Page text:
Following GE HealthCare’s presentation, participants heard an expert presentation from Marisa Brown, Senior Principal Research Lead at the American Productivity and Quality Center (APQC). APQC is a member-based nonprofit in Houston, Texas, focusing on information and data insights to help organizations make smarter and faster decisions with greater confidence. Marisa talked about why valued employees leave. Companies often think it’s due to compensation issues, but it’s not. After surveying APQC members, Marisa found that the top two reasons employees leave are: better career development opportunities and more non-monetary recognition. She gave tips on retaining employees and discussed that supporting career development and public recognition of employee accomplishments is imperative. Marisa noted that it is sometimes challenging for managers to say that an employee did well. This is important because we are all people, and we need recognition. She also discussed the adoption of Artificial Intelligence in the Supply Chain, a growing concern among companies as many organizations think AI will reduce full-time employees. However, after conducting several surveys, she mentioned that for many companies, AI is still in the early stages of adoption but predicts that within the upcoming years, it will rapidly change. Marisa says, “If you act like a robot, you can be replaced by a robot.” To combat this, she shared with participants 10 critical skills that employees need to develop and enhance as a result of AI.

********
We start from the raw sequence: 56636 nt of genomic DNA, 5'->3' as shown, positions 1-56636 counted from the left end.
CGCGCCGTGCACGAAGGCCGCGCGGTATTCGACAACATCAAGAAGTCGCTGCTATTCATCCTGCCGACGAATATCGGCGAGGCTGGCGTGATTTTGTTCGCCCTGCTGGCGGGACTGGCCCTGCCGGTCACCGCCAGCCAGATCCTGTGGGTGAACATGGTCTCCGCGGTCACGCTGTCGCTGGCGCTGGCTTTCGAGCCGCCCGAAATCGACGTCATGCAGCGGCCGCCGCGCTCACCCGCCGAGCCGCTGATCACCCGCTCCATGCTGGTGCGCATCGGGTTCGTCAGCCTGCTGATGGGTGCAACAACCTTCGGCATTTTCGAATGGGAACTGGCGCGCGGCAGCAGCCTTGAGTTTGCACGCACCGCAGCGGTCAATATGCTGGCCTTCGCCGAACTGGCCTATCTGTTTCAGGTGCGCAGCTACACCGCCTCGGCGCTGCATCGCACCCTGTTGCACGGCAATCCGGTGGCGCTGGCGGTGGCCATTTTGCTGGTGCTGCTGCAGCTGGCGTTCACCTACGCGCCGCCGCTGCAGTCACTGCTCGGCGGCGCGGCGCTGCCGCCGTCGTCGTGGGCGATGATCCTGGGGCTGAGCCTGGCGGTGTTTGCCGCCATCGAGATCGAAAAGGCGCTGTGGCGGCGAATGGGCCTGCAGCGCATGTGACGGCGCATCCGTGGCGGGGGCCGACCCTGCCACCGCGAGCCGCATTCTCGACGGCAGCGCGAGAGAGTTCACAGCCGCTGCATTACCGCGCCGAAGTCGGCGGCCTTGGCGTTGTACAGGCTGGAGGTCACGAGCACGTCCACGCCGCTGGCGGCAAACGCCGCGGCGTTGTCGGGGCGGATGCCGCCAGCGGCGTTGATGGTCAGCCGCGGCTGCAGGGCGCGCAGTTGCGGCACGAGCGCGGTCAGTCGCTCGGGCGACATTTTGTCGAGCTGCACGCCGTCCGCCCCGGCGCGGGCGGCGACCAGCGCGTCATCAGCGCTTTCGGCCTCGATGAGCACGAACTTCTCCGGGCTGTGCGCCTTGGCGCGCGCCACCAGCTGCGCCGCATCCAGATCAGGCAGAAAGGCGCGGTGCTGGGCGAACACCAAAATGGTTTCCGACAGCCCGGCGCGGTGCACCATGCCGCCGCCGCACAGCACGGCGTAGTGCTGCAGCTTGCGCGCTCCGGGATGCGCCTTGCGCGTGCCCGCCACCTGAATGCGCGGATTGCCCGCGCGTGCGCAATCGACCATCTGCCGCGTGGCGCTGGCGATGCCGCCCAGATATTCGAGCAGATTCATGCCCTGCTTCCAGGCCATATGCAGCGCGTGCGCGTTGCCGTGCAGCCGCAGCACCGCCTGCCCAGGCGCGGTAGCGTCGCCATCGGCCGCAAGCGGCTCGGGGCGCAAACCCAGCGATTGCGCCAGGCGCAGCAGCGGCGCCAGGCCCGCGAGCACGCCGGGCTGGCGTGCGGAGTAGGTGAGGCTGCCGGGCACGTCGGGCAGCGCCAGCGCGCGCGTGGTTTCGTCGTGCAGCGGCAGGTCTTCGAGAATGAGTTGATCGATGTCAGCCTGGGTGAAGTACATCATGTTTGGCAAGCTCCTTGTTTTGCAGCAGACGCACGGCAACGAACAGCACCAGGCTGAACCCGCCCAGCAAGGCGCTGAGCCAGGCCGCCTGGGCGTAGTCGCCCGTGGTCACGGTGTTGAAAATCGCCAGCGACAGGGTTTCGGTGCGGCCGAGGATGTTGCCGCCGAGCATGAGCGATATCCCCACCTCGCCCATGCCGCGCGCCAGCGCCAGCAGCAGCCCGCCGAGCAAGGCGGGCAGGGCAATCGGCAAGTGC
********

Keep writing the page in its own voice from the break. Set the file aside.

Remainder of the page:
Finally, meeting participants split into small groups to discuss ideas they had just heard about and incorporate them into their organizations. Some topics from the breakout sessions included: how to develop a culture remotely, the importance of creating a personal leadership philosophy and sharing it with your team, and why mentoring each other is the key to success. This discussion opened up a conversation about why it is important to retain the talent companies already have, ways to upskill employees as the market evolves, and re-skilling employees into new and exciting roles. It is crucial to discuss this priority in every organization and develop successful approaches due to the market’s current agile environment.

Published May 3, 2023
Dylan Kopf and Jenny Zhang, Marketing Student Assistants